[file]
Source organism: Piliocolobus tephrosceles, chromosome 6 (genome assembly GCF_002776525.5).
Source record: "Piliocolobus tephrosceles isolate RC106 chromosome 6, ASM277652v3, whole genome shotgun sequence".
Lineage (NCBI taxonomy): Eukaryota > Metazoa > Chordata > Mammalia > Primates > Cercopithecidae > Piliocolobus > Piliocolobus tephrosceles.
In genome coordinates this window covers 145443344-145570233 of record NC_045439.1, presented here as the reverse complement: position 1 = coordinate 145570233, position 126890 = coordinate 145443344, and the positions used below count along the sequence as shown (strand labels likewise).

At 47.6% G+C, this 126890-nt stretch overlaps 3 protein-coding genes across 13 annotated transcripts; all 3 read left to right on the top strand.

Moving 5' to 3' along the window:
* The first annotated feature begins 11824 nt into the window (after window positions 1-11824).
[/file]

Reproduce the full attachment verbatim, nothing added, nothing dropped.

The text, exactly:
Source organism: Piliocolobus tephrosceles, chromosome 6 (genome assembly GCF_002776525.5).
Source record: "Piliocolobus tephrosceles isolate RC106 chromosome 6, ASM277652v3, whole genome shotgun sequence".
Lineage (NCBI taxonomy): Eukaryota > Metazoa > Chordata > Mammalia > Primates > Cercopithecidae > Piliocolobus > Piliocolobus tephrosceles.
In genome coordinates this window covers 145443344-145570233 of record NC_045439.1, presented here as the reverse complement: position 1 = coordinate 145570233, position 126890 = coordinate 145443344, and the positions used below count along the sequence as shown (strand labels likewise).

At 47.6% G+C, this 126890-nt stretch overlaps 3 protein-coding genes across 13 annotated transcripts; all 3 read left to right on the top strand.

Moving 5' to 3' along the window:
* The first annotated feature begins 11824 nt into the window (after window positions 1-11824).